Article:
A duty to remember
If you pay a visit to the south of the prefecture of Hyogo, it is difficult to escape memorial tourism, starting with a visit to the Great Hanshin-Awaji earthquake memorial museum of Kobe. Everything has been done to ensure that visitors and inhabitants alike do not forget the victims. For example, some gaping wounds have been left as they were on the day after the catastrophe. This is the case of Meriken Park in the port of Kobe, where part of the wrecked docks has been preserved, and also on the island of Awaji at the Nojima Fault Preservation Museum & Earthquake Memorial where 140m/460ft of the Nojima fault line have been preserved and incorporated into the museum. Behind Kobe town hall, in the heart of the magnificent 1995 earthquake memorial by architect Singo Kusuda, the sun’s rays illuminate the walls on which the names of those who died are inscribed.
World famous Tadao Ando
Greatly affected by the tragedy, the world-famous Japanese architect, Tadao Ando, played a major role in the reconstruction of his favourite region. The monochrome, lattice-work concrete and glazed edifice of Hyogo Prefectural Museum of Art of Kobe and the Museum of Literature of Himeji bear witness to his mineral, graphic style. His simple geometric lines seek to abolish the barriers with the outside world. One of his most distinctive and emblematic creations must be the Yumebutai hotel complex and Hyakudan botanic garden in the north-east of the island of Awaji. Built on the flank of a hillside excavated for the creation of the artificial platform of Kansai airport (KIX), this immense open-air memorial borrows both from the Renaissance and reconstruction principles.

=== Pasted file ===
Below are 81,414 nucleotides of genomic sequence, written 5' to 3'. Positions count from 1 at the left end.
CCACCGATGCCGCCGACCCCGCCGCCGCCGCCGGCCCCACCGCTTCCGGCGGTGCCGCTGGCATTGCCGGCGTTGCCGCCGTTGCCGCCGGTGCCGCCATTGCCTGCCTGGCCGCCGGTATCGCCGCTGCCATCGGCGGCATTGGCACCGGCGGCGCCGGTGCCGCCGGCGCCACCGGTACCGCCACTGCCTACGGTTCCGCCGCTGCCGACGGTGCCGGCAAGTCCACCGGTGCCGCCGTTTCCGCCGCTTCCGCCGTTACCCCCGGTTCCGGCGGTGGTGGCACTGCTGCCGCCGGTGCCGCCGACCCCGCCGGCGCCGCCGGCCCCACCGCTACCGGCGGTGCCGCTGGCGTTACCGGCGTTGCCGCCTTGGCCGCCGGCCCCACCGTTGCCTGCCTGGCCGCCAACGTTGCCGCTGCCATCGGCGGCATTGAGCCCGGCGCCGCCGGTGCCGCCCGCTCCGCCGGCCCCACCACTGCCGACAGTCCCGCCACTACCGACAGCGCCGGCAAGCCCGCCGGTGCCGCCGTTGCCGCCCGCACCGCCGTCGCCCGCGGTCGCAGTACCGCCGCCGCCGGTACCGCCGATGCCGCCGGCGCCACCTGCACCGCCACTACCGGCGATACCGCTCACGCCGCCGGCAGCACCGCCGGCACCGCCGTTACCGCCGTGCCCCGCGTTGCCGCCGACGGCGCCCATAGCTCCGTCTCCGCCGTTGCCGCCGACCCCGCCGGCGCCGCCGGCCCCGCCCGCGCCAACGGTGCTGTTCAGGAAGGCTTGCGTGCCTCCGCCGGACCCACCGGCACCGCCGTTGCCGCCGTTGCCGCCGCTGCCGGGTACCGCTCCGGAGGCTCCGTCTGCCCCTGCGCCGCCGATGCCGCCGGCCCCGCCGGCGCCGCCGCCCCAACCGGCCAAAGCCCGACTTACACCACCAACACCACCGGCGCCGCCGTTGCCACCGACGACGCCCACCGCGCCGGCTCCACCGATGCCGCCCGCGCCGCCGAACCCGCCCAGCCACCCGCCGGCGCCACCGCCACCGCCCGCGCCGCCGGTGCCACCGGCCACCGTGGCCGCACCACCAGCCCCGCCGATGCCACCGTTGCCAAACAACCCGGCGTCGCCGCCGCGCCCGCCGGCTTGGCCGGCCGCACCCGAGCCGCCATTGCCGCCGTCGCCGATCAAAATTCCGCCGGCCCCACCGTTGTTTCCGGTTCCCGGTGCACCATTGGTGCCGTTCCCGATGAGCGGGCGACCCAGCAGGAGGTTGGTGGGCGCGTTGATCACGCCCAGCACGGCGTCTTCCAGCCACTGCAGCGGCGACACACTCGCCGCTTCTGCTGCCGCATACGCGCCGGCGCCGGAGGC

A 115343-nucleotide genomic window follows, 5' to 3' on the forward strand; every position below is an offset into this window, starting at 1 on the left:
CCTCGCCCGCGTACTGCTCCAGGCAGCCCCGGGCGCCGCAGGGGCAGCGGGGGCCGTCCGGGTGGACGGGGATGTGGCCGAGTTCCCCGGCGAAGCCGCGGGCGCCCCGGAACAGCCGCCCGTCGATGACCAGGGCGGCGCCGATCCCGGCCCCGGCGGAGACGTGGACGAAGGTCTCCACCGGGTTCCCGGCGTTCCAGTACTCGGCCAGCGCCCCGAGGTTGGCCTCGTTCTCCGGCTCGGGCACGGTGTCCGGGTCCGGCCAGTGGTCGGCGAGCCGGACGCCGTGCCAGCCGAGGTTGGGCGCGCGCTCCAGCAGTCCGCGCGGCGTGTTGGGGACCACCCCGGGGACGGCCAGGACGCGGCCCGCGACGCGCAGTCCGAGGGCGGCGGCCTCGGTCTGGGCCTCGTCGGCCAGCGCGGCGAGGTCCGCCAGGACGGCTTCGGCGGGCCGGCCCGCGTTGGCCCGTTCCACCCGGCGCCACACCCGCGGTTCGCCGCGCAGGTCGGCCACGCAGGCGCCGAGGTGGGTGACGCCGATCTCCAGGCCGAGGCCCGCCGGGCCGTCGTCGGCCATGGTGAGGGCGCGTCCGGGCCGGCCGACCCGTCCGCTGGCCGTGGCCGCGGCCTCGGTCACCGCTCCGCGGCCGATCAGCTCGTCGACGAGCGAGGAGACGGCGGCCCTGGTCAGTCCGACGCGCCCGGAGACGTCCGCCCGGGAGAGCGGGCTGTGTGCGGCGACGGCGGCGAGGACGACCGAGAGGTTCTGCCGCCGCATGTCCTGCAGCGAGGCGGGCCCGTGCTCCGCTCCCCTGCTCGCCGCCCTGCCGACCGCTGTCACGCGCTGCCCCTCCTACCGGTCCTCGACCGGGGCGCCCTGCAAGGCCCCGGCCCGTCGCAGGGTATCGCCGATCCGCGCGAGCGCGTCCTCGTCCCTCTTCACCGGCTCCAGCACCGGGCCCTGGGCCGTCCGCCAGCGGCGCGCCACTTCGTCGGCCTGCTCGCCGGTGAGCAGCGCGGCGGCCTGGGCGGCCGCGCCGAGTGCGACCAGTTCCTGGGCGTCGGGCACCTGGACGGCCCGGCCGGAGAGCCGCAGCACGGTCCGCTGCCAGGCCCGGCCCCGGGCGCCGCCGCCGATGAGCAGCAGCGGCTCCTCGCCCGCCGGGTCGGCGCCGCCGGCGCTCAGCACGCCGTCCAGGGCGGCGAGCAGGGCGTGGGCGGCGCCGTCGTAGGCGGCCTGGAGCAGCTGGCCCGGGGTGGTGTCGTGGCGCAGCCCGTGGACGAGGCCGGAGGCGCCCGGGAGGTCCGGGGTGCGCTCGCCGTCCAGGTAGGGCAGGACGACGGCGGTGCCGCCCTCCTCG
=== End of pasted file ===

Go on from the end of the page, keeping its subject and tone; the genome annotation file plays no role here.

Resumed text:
The challenge of the future
At the summit of Mount Rokko, the unexpected geodesic dome of Shidare observatory has become an emblem for future generations. Tinged with a certain architectural poetry, this ecological project by young architect Hiroshi Sambuichi reminds the visitor that the future of humankind is inextricably entwined with that of nature. Similarly, by its choice of materials and environment, the Museum of Fine Arts and Wood Crafts of Takenaka of Kobe is also part of this new generation of buildings which place the the environment at the heart of their creation.